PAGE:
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Citation Context ...o facilitate this, a local approach of the data comes into play. We build a mixture of factor analyzers - Gaussian like models that can capture noise of different variance along individual dimensions =-=[43]-=-. The analyzers make local decisions of which points constitute noisy examples and do not conform with the rest of the data within a neighborhood. These decisions are then used to regularize the decis... |

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Citation Context ...truct a feature vector using only the points from the shape boundary. To obtain better efficiency, certain contour methods extract a very limited number of features that are either rotation invariant =-=[72]-=-, or allow a corresponding alignment [17]. Both of the approaches, while suitable for particular settings, do not have good discriminative ability in the presence of noise and distortions [55, 116, 11... |

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Citation Context ...ion (nndd) of the dataset, and more precisely the number of elements that fall in its tail. Computing the nndd, however, is hard, especially in high dimensional spaces as is the case with time series =-=[16, 90]-=-. The available methods require that random portions of the space are sampled and the nearest neighbor distances in those portions to be computed. Unfortunately, for a robust estimate, this requires s... |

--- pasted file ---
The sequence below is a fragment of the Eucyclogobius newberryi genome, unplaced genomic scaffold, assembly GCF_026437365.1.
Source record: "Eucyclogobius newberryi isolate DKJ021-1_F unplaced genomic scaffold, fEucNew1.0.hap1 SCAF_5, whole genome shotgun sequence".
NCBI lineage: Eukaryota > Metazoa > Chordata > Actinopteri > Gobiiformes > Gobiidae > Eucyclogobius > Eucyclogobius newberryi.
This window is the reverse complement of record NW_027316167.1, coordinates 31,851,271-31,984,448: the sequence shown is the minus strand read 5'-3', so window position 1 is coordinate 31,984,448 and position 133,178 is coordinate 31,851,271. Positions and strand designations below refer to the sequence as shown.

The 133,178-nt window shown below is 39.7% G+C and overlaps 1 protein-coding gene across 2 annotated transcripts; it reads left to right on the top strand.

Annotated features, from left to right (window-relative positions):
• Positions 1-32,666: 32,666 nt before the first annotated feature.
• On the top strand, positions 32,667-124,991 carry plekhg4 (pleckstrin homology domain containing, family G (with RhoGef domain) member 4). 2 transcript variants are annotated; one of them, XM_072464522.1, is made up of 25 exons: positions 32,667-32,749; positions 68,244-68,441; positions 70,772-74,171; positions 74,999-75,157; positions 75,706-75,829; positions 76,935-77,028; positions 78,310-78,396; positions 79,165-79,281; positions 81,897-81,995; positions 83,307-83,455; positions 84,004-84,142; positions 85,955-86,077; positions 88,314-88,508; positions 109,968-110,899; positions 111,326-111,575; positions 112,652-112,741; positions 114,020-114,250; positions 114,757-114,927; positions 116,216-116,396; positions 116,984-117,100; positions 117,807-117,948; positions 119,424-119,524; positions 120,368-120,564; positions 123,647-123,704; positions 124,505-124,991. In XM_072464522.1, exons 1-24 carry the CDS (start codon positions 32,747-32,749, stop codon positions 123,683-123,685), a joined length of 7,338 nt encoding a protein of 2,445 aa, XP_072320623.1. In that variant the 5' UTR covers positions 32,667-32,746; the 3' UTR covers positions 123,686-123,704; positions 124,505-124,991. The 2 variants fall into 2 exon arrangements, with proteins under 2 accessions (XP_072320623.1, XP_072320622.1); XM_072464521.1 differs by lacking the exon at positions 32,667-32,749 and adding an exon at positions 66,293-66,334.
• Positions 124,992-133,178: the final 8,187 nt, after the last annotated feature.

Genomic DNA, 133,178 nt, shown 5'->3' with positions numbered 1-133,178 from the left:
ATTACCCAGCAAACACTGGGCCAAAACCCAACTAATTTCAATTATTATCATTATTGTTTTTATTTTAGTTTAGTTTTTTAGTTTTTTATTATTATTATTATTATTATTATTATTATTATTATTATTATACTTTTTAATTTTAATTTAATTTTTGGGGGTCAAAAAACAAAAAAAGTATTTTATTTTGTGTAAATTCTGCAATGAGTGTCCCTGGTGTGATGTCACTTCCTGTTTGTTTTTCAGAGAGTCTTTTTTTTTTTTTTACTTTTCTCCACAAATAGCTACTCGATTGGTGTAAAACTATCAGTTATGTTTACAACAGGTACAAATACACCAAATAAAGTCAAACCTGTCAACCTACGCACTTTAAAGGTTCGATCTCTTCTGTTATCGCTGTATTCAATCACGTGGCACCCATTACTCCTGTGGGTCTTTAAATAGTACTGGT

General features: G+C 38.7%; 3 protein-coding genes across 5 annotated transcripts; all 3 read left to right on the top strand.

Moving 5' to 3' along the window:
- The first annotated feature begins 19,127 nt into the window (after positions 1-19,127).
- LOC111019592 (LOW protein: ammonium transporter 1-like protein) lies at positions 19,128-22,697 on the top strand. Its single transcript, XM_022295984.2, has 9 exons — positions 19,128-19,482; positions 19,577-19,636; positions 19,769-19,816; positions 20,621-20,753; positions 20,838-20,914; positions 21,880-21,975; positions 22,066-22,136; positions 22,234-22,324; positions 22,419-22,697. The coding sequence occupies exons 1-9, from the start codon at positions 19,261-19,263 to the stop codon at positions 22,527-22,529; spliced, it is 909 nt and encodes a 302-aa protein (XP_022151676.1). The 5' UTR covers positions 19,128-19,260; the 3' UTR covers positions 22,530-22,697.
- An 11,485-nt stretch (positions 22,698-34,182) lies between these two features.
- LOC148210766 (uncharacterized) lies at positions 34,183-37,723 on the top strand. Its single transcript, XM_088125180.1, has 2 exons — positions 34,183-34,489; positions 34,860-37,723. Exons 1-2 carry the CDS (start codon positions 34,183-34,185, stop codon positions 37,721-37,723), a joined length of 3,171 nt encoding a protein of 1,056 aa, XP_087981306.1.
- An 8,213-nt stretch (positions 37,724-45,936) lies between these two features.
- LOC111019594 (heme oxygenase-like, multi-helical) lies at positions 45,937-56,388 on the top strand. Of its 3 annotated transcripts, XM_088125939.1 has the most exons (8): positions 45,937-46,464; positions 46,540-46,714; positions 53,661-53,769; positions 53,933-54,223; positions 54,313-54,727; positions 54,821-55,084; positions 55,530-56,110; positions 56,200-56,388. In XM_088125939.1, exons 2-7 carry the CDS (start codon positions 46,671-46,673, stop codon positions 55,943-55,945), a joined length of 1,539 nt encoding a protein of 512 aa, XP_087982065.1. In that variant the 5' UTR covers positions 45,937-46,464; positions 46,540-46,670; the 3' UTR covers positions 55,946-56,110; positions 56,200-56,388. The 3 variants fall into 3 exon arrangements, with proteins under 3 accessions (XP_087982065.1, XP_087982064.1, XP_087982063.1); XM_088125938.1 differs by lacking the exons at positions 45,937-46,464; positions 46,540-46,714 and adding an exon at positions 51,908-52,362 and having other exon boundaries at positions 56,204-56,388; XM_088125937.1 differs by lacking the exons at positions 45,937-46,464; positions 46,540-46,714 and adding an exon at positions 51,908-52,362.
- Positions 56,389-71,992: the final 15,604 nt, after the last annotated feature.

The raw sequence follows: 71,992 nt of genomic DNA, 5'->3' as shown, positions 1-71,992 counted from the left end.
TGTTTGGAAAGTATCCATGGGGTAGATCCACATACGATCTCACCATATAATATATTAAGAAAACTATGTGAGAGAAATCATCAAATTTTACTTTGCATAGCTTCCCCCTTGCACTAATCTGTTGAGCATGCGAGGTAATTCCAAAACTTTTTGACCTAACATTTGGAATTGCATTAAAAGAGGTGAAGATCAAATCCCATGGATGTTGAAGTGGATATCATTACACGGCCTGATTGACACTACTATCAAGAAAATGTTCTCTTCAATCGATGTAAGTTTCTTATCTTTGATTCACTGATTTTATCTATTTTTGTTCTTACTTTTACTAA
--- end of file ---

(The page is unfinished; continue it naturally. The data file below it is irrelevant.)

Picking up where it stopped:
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Citation Context ...ll possible ±1 label assignments, which is equivalent to checking 2p combinations. Even for modest number of unlabeled examples p, this is merely intractable. Mixed-integer programming solutions like =-=[15]-=- are also shown to be extremely inefficient [50]. An approximate solution that scales “up to 100,000 examples in reasonable time” has been suggested in [50]. The solution starts with the inductive sol... |

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Citation Context ...ed (see Figure 1.4 right). Manifold reconstruction is not the only unsupervised task that can benefit of the dual view of the data. One-class classification extends naturally into a clustering scheme =-=[14]-=-, called support vector clustering (SVC). One-class SVM possesses all nice theoretical properties attributed to kernel machines for supervised learning, such as provable bounds on the complexity of th... |

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Citation Context ...nd the accuracy of the similarity measure. Partially labeled examples for instance have been shown to improve time series nearest neighbor learners [102], to allow the inference of better clusterings =-=[98]-=-, or to help rebuild more accurately the nonlinear subspaces that are occupied by the high dimensional patterns [12]. Here we demonstrate that our unsupervised methods for time series learning in the ... |

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Citation Context ... outline the possible shape representation techniques and point out some of their strengths and drawbacks. For more detailed information on the topic, we refer the reader to extensive surveys such as =-=[25, 95, 116]-=-. As outlined by Zhang et al. [116], the representation methods could roughly be divided into contour and region based. Region based methods extract features from the two dimensional image information... |